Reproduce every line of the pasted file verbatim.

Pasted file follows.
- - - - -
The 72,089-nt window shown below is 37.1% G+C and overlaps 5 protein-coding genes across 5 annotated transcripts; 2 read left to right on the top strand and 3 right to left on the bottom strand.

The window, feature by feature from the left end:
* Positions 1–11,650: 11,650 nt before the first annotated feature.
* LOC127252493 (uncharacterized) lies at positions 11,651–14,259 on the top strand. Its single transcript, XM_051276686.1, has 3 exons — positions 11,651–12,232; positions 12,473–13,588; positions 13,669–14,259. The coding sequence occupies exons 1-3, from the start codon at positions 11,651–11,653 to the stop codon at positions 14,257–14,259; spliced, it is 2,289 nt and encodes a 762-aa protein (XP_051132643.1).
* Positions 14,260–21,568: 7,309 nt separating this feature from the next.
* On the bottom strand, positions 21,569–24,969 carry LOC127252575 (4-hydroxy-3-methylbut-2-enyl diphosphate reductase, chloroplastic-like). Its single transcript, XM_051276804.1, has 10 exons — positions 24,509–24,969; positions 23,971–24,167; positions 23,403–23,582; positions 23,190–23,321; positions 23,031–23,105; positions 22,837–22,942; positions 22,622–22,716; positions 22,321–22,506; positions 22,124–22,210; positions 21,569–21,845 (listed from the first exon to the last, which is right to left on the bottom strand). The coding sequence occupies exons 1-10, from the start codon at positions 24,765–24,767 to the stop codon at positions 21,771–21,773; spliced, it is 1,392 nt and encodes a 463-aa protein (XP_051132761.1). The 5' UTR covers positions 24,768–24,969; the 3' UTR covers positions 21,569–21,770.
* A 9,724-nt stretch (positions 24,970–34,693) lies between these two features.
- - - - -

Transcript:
The 72,089-nt window shown below is 37.1% G+C and overlaps 5 protein-coding genes across 5 annotated transcripts; 2 read left to right on the top strand and 3 right to left on the bottom strand.

The window, feature by feature from the left end:
* Positions 1–11,650: 11,650 nt before the first annotated feature.
* LOC127252493 (uncharacterized) lies at positions 11,651–14,259 on the top strand. Its single transcript, XM_051276686.1, has 3 exons — positions 11,651–12,232; positions 12,473–13,588; positions 13,669–14,259. The coding sequence occupies exons 1-3, from the start codon at positions 11,651–11,653 to the stop codon at positions 14,257–14,259; spliced, it is 2,289 nt and encodes a 762-aa protein (XP_051132643.1).
* Positions 14,260–21,568: 7,309 nt separating this feature from the next.
* On the bottom strand, positions 21,569–24,969 carry LOC127252575 (4-hydroxy-3-methylbut-2-enyl diphosphate reductase, chloroplastic-like). Its single transcript, XM_051276804.1, has 10 exons — positions 24,509–24,969; positions 23,971–24,167; positions 23,403–23,582; positions 23,190–23,321; positions 23,031–23,105; positions 22,837–22,942; positions 22,622–22,716; positions 22,321–22,506; positions 22,124–22,210; positions 21,569–21,845 (listed from the first exon to the last, which is right to left on the bottom strand). The coding sequence occupies exons 1-10, from the start codon at positions 24,765–24,767 to the stop codon at positions 21,771–21,773; spliced, it is 1,392 nt and encodes a 463-aa protein (XP_051132761.1). The 5' UTR covers positions 24,768–24,969; the 3' UTR covers positions 21,569–21,770.
* A 9,724-nt stretch (positions 24,970–34,693) lies between these two features.